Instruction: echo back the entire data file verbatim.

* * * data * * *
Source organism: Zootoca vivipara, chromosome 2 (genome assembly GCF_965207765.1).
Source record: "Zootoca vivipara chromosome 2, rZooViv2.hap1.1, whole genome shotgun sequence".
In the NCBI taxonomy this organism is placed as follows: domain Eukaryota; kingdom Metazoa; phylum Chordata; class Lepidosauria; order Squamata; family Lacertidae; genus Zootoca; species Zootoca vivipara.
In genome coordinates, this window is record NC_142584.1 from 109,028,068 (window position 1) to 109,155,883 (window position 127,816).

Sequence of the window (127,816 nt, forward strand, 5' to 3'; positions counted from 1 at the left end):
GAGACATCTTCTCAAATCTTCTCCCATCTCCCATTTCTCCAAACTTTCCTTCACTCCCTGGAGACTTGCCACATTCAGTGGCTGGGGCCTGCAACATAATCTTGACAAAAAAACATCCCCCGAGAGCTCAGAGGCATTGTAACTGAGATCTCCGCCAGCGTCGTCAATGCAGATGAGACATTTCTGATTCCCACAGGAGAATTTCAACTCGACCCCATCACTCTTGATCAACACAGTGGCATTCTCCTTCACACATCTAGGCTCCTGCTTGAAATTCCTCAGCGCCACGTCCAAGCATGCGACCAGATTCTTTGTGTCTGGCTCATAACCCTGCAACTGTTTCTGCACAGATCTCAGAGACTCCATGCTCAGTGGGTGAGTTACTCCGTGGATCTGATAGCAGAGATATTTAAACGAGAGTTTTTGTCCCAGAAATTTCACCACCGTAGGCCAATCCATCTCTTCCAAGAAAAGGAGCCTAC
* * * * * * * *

Source organism: Zootoca vivipara, chromosome 2 (genome assembly GCF_965207765.1).
Source record: "Zootoca vivipara chromosome 2, rZooViv2.hap1.1, whole genome shotgun sequence".
In the NCBI taxonomy this organism is placed as follows: domain Eukaryota; kingdom Metazoa; phylum Chordata; class Lepidosauria; order Squamata; family Lacertidae; genus Zootoca; species Zootoca vivipara.
In genome coordinates, this window is record NC_142584.1 from 109,028,068 (window position 1) to 109,155,883 (window position 127,816).

Sequence of the window (127,816 nt, forward strand, 5' to 3'; positions counted from 1 at the left end):
GAGACATCTTCTCAAATCTTCTCCCATCTCCCATTTCTCCAAACTTTCCTTCACTCCCTGGAGACTTGCCACATTCAGTGGCTGGGGCCTGCAACATAATCTTGACAAAAAAACATCCCCCGAGAGCTCAGAGGCATTGTAACTGAGATCTCCGCCAGCGTCGTCAATGCAGATGAGACATTTCTGATTCCCACAGGAGAATTTCAACTCGACCCCATCACTCTTGATCAACACAGTGGCATTCTCCTTCACACATCTAGGCTCCTGCTTGAAATTCCTCAGCGCCACGTCCAAGCATGCGACCAGATTCTTTGTGTCTGGCTCATAACCCTGCAACTGTTTCTGCACAGATCTCAGAGACTCCATGCTCAGTGGGTGAGTTACTCCGTGGATCTGATAGCAGAGATATTTAAACGAGAGTTTTTGTCCCAGAAATTTCACCACCGTAGGCCAATCCATCTCTTCCAAGAAAAGGAGCCTAC